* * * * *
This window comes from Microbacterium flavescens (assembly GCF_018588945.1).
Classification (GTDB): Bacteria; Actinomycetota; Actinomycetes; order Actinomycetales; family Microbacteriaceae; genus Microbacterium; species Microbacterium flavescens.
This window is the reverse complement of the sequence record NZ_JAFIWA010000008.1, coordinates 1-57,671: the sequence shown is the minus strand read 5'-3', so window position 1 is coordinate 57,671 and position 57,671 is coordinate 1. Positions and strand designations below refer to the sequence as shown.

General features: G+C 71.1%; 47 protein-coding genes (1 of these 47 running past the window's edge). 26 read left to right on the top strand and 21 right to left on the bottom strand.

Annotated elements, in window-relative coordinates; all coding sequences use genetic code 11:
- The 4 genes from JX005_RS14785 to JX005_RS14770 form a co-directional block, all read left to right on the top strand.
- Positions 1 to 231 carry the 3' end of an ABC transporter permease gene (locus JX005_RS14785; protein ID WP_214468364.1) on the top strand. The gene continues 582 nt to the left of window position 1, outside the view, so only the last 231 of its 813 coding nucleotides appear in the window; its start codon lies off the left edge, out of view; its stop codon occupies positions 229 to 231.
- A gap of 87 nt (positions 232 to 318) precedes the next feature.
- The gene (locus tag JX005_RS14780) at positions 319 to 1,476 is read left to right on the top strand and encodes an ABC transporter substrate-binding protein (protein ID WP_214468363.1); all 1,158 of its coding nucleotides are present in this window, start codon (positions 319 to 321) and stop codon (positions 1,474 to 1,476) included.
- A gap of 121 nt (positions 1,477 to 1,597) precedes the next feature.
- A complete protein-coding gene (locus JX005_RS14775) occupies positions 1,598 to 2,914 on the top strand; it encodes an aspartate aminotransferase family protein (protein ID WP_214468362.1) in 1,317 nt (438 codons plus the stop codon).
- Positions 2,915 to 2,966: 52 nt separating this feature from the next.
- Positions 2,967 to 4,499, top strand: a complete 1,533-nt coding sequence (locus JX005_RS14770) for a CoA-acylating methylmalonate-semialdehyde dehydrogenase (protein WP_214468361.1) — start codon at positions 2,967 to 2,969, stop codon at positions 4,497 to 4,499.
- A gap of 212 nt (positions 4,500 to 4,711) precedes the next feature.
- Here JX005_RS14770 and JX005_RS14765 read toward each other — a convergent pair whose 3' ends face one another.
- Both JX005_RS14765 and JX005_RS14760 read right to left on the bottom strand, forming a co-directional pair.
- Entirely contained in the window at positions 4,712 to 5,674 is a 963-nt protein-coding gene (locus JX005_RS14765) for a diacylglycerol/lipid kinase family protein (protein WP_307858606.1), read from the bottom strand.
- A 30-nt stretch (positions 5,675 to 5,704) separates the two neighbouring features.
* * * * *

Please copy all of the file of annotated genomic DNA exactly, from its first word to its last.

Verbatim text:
This window comes from Microbacterium flavescens (assembly GCF_018588945.1).
Classification (GTDB): Bacteria; Actinomycetota; Actinomycetes; order Actinomycetales; family Microbacteriaceae; genus Microbacterium; species Microbacterium flavescens.
This window is the reverse complement of the sequence record NZ_JAFIWA010000008.1, coordinates 1-57,671: the sequence shown is the minus strand read 5'-3', so window position 1 is coordinate 57,671 and position 57,671 is coordinate 1. Positions and strand designations below refer to the sequence as shown.

General features: G+C 71.1%; 47 protein-coding genes (1 of these 47 running past the window's edge). 26 read left to right on the top strand and 21 right to left on the bottom strand.

Annotated elements, in window-relative coordinates; all coding sequences use genetic code 11:
- The 4 genes from JX005_RS14785 to JX005_RS14770 form a co-directional block, all read left to right on the top strand.
- Positions 1 to 231 carry the 3' end of an ABC transporter permease gene (locus JX005_RS14785; protein ID WP_214468364.1) on the top strand. The gene continues 582 nt to the left of window position 1, outside the view, so only the last 231 of its 813 coding nucleotides appear in the window; its start codon lies off the left edge, out of view; its stop codon occupies positions 229 to 231.
- A gap of 87 nt (positions 232 to 318) precedes the next feature.
- The gene (locus tag JX005_RS14780) at positions 319 to 1,476 is read left to right on the top strand and encodes an ABC transporter substrate-binding protein (protein ID WP_214468363.1); all 1,158 of its coding nucleotides are present in this window, start codon (positions 319 to 321) and stop codon (positions 1,474 to 1,476) included.
- A gap of 121 nt (positions 1,477 to 1,597) precedes the next feature.
- A complete protein-coding gene (locus JX005_RS14775) occupies positions 1,598 to 2,914 on the top strand; it encodes an aspartate aminotransferase family protein (protein ID WP_214468362.1) in 1,317 nt (438 codons plus the stop codon).
- Positions 2,915 to 2,966: 52 nt separating this feature from the next.
- Positions 2,967 to 4,499, top strand: a complete 1,533-nt coding sequence (locus JX005_RS14770) for a CoA-acylating methylmalonate-semialdehyde dehydrogenase (protein WP_214468361.1) — start codon at positions 2,967 to 2,969, stop codon at positions 4,497 to 4,499.
- A gap of 212 nt (positions 4,500 to 4,711) precedes the next feature.
- Here JX005_RS14770 and JX005_RS14765 read toward each other — a convergent pair whose 3' ends face one another.
- Both JX005_RS14765 and JX005_RS14760 read right to left on the bottom strand, forming a co-directional pair.
- Entirely contained in the window at positions 4,712 to 5,674 is a 963-nt protein-coding gene (locus JX005_RS14765) for a diacylglycerol/lipid kinase family protein (protein WP_307858606.1), read from the bottom strand.
- A 30-nt stretch (positions 5,675 to 5,704) separates the two neighbouring features.